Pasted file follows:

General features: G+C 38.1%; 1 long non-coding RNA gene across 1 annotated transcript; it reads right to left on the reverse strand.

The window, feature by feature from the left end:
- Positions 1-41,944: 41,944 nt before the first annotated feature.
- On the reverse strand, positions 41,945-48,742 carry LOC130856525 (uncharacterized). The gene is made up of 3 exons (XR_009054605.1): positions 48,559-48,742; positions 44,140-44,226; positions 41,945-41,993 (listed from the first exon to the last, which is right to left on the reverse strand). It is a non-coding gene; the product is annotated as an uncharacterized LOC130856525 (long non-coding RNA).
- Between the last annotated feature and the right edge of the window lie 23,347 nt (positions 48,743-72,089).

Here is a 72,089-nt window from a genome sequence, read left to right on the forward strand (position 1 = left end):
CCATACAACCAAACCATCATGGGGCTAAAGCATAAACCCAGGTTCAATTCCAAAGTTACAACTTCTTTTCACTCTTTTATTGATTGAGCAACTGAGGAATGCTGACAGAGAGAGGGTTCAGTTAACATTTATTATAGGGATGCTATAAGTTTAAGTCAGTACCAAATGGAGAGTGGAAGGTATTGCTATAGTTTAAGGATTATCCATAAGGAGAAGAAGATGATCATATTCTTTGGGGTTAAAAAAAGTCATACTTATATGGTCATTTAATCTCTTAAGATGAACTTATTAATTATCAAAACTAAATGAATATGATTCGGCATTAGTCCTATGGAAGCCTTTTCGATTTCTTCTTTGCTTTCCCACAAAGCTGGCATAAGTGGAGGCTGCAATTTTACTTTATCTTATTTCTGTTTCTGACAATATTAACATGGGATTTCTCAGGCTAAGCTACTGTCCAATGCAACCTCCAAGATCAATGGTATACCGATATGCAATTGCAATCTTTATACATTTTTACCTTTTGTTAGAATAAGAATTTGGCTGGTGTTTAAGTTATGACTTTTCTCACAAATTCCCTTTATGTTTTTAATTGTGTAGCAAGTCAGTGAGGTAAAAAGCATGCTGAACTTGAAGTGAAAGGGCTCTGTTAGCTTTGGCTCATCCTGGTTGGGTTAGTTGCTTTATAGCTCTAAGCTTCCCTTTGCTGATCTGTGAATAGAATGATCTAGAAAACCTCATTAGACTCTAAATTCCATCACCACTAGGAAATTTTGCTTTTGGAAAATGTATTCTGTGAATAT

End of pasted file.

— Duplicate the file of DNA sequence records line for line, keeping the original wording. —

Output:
General features: G+C 38.1%; 1 long non-coding RNA gene across 1 annotated transcript; it reads right to left on the reverse strand.

The window, feature by feature from the left end:
- Positions 1-41,944: 41,944 nt before the first annotated feature.
- On the reverse strand, positions 41,945-48,742 carry LOC130856525 (uncharacterized). The gene is made up of 3 exons (XR_009054605.1): positions 48,559-48,742; positions 44,140-44,226; positions 41,945-41,993 (listed from the first exon to the last, which is right to left on the reverse strand). It is a non-coding gene; the product is annotated as an uncharacterized LOC130856525 (long non-coding RNA).
- Between the last annotated feature and the right edge of the window lie 23,347 nt (positions 48,743-72,089).

Here is a 72,089-nt window from a genome sequence, read left to right on the forward strand (position 1 = left end):
CCATACAACCAAACCATCATGGGGCTAAAGCATAAACCCAGGTTCAATTCCAAAGTTACAACTTCTTTTCACTCTTTTATTGATTGAGCAACTGAGGAATGCTGACAGAGAGAGGGTTCAGTTAACATTTATTATAGGGATGCTATAAGTTTAAGTCAGTACCAAATGGAGAGTGGAAGGTATTGCTATAGTTTAAGGATTATCCATAAGGAGAAGAAGATGATCATATTCTTTGGGGTTAAAAAAAGTCATACTTATATGGTCATTTAATCTCTTAAGATGAACTTATTAATTATCAAAACTAAATGAATATGATTCGGCATTAGTCCTATGGAAGCCTTTTCGATTTCTTCTTTGCTTTCCCACAAAGCTGGCATAAGTGGAGGCTGCAATTTTACTTTATCTTATTTCTGTTTCTGACAATATTAACATGGGATTTCTCAGGCTAAGCTACTGTCCAATGCAACCTCCAAGATCAATGGTATACCGATATGCAATTGCAATCTTTATACATTTTTACCTTTTGTTAGAATAAGAATTTGGCTGGTGTTTAAGTTATGACTTTTCTCACAAATTCCCTTTATGTTTTTAATTGTGTAGCAAGTCAGTGAGGTAAAAAGCATGCTGAACTTGAAGTGAAAGGGCTCTGTTAGCTTTGGCTCATCCTGGTTGGGTTAGTTGCTTTATAGCTCTAAGCTTCCCTTTGCTGATCTGTGAATAGAATGATCTAGAAAACCTCATTAGACTCTAAATTCCATCACCACTAGGAAATTTTGCTTTTGGAAAATGTATTCTGTGAATAT